Further analysis reveals that the category called "modern" is itself a mere construct of a particular philosophy of history, and is in process of shattering into pieces as the other two have done. For it acquires meaning only in that succession of historical entities or conditions of mind, conceived in the pattern, ancient, medieval, modern, and viewed as an order or succession in human affairs.
When the succession of things in human society is seen in the older light of these three categories, Augustine's patristic and biblical view of the human family cannot but seem outmoded. When these categories are removed, however, as they are at the present time under the impact of archaeology and the newer historical scholarship, an immense and refreshing liberation takes place which restores St. Augustine's philosophy of history to full contemporary validity and relevance, and with .it his philosophy of education.
The reason for this is the fact that secularism in education is an extension into contemporary times of the underlying positions symbolized by Isocrates: sophistry at work in the formation of the oncoming generation. The same questions and qualitative issues abide, therefore, and the relevance of St. Augustine, who embodies the supernatural and natural heritage of mankind in an educational theory and practice which permits that heritage to survive intact and to grow by sound progress in the succession of human generations, comes clearly into view. The relevance of St. Augustine, it is important to point out, is not in the realm of empirical knowledge, of science, and of the accumulation of factual material. Much of the factual material in St. Augustine is subject to correction and amplification; but so is the factual material held by the intellectual life of today. This does not mean that some facts, especially the larger ones, more at the center of the stage of universal history, have not been definitely established. Above all, furthermore, it does not touch the different and higher order of insight and understanding, which Augustine designates by the term wisdom.
From the viewpoint of sound philosophical analysis of the categories of historical understanding, therefore, St. Augustine's framework of universal history must be declared fully relevant and contemporary, not outmoded in any fundamental sense, and his approach to education is seen to be equally valid in terms of contemporary problems. The travesty upon the patristic view of the human family, which terms it outmoded, must be rejected as a mere corollary of the particular mental construct in historical understanding, which we have noted. The truth of the matter is exactly to the contrary: St. Augustine is not outmoded, but relevant in a most positive sense. Christian philosophy and the true religion are still exactly as necessary for mankind in the present day as in St. Augustine's day, if the formation of the oncoming generation is to take place in terms of truth, if education is to function in terms of genuine wisdom) the regeneration and renewal, namely, which are the work of Christ and his Church in the Christian era.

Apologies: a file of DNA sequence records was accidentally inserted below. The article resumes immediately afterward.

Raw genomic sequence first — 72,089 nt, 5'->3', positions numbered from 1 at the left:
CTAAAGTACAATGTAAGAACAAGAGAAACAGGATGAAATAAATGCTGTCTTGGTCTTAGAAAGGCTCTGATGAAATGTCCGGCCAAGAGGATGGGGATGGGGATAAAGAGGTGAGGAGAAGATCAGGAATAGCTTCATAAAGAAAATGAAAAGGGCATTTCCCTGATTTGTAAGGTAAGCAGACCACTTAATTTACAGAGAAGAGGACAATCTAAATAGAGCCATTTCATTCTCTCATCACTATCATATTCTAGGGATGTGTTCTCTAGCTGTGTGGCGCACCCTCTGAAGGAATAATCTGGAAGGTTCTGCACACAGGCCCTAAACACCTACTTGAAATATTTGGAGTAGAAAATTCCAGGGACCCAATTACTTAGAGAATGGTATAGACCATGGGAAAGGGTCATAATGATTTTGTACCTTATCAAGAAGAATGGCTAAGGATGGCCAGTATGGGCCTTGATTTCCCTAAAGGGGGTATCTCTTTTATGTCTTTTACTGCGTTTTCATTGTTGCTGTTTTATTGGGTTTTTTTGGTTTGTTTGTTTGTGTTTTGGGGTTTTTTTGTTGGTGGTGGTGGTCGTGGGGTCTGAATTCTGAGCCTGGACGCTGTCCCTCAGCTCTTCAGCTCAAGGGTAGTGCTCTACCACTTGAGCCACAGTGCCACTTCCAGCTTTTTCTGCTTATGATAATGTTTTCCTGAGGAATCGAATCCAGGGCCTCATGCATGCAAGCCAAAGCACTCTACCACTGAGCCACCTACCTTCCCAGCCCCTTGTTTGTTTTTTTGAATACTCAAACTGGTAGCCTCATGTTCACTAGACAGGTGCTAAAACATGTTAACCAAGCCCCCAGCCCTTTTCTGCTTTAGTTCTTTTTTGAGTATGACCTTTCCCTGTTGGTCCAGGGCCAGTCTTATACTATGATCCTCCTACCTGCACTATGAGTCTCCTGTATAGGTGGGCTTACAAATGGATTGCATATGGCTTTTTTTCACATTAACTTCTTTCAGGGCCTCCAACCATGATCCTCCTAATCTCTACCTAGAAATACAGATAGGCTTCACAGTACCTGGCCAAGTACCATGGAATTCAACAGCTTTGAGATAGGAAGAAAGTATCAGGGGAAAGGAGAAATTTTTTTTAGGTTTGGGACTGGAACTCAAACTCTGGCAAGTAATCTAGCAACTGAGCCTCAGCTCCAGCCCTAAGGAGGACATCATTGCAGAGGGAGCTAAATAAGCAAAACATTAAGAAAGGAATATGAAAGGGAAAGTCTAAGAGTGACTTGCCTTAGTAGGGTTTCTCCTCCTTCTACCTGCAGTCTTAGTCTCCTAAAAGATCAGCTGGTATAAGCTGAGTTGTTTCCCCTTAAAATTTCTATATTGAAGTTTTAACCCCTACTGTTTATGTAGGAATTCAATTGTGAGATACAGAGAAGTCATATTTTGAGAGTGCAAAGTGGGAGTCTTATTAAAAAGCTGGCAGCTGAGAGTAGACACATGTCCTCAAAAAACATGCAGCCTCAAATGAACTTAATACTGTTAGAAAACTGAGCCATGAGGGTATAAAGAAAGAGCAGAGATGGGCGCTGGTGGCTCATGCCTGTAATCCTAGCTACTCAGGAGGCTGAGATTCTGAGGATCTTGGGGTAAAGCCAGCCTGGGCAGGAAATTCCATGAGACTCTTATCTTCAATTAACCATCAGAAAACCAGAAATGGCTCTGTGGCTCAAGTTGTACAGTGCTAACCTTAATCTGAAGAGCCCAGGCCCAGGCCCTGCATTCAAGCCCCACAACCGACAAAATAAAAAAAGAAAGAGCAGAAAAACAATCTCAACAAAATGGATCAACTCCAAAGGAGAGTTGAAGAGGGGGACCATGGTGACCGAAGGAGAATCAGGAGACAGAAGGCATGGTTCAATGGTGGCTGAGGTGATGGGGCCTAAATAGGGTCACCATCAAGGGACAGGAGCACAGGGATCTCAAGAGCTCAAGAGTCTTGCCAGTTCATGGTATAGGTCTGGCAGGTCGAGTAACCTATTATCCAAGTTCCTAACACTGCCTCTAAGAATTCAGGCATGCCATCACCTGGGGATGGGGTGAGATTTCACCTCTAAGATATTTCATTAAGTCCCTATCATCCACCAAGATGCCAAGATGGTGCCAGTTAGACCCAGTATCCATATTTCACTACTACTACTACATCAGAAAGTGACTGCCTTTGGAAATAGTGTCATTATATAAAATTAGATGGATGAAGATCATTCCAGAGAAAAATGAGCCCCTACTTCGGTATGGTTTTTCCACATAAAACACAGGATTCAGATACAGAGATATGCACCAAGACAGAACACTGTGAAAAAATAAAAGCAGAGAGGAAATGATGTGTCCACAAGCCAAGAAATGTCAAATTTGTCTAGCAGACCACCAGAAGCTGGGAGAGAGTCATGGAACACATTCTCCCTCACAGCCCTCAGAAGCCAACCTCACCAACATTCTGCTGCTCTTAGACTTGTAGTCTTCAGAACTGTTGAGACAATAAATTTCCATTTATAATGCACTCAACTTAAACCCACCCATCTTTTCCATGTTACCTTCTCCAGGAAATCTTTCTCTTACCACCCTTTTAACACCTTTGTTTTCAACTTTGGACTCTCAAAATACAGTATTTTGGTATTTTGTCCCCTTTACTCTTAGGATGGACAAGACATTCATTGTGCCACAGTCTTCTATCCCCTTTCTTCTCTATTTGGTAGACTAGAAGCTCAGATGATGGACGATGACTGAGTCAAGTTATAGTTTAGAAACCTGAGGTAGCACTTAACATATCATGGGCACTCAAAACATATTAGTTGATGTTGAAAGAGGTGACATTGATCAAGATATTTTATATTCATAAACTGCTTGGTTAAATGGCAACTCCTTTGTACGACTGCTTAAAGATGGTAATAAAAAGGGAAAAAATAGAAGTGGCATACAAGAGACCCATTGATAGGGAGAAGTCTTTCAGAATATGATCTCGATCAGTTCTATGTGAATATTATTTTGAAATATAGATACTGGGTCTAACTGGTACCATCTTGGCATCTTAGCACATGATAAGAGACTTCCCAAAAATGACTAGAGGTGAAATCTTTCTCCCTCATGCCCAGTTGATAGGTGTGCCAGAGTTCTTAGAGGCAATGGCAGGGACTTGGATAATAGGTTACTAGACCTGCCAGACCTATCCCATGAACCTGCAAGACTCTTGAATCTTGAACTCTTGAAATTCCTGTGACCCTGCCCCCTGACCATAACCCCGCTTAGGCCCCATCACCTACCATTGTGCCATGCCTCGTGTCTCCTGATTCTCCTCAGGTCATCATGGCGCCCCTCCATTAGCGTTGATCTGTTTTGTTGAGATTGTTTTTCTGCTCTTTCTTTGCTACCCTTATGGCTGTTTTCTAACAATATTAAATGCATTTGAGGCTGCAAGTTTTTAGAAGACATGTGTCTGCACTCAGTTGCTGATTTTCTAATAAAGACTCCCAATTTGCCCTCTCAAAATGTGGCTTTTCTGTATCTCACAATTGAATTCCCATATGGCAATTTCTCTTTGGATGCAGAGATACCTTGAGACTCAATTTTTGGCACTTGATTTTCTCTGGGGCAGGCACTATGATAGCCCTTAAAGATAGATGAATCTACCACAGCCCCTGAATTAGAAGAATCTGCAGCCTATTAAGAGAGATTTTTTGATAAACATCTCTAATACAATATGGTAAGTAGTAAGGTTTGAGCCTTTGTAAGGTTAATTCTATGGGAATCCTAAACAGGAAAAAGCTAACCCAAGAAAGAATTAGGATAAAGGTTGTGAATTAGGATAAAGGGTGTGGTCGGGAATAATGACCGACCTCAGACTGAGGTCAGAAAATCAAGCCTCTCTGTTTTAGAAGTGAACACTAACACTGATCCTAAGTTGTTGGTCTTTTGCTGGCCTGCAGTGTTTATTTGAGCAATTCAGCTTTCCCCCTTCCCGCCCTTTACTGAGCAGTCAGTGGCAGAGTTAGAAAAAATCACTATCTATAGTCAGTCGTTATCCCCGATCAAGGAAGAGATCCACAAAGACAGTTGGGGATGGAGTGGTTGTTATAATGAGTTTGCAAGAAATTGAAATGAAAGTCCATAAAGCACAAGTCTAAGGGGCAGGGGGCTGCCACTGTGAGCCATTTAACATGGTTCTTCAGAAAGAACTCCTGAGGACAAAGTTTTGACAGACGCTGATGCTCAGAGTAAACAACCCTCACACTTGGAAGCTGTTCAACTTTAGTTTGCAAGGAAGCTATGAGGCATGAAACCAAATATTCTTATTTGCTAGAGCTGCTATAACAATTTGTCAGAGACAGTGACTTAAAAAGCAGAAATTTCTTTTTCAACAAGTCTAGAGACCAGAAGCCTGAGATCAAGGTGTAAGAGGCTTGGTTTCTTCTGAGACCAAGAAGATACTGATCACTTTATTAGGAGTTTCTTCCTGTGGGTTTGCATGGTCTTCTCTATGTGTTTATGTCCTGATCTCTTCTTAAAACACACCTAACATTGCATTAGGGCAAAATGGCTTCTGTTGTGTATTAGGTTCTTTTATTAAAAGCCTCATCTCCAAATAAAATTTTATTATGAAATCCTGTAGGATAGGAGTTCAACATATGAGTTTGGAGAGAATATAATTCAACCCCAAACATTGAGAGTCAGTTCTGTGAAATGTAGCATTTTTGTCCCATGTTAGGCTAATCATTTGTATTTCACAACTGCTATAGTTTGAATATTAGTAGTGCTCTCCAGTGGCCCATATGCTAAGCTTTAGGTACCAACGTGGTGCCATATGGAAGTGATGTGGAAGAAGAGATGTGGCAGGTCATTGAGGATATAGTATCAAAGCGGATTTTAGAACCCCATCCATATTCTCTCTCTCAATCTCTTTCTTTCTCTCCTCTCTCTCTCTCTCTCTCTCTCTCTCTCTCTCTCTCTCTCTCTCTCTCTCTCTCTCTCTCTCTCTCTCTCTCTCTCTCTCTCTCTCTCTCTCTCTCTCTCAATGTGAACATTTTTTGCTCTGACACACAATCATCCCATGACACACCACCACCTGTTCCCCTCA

The liberation of Christian philosophy from the restricting and inhibiting pressures of the older view of historical succession enables it to turn with renewed vigor to the tasks of the philosophy of history and of education, in order to illuminate the historic landscape of the human family in a new way, seeing the long morning of prehistory and the recent brief six thousand years of civilized life in a truer light. The fullness of time regains the meaning which it has for St. Paul and the Christian era becomes the unified historic life of the Church, the fulfillment of the divine plan to offer mankind an efficacious opportunity for the regeneration and renewal of civilized life as such. This is the meaning of the Christian era within these six thousand years; such is the historic glory of the Catholic Church; and such is the social significance of him who is the Lord of universal history--of all history, indeed, but in a new and immediate sense the Lord of history since the incarnation and now during the mission of his Church to the whole world.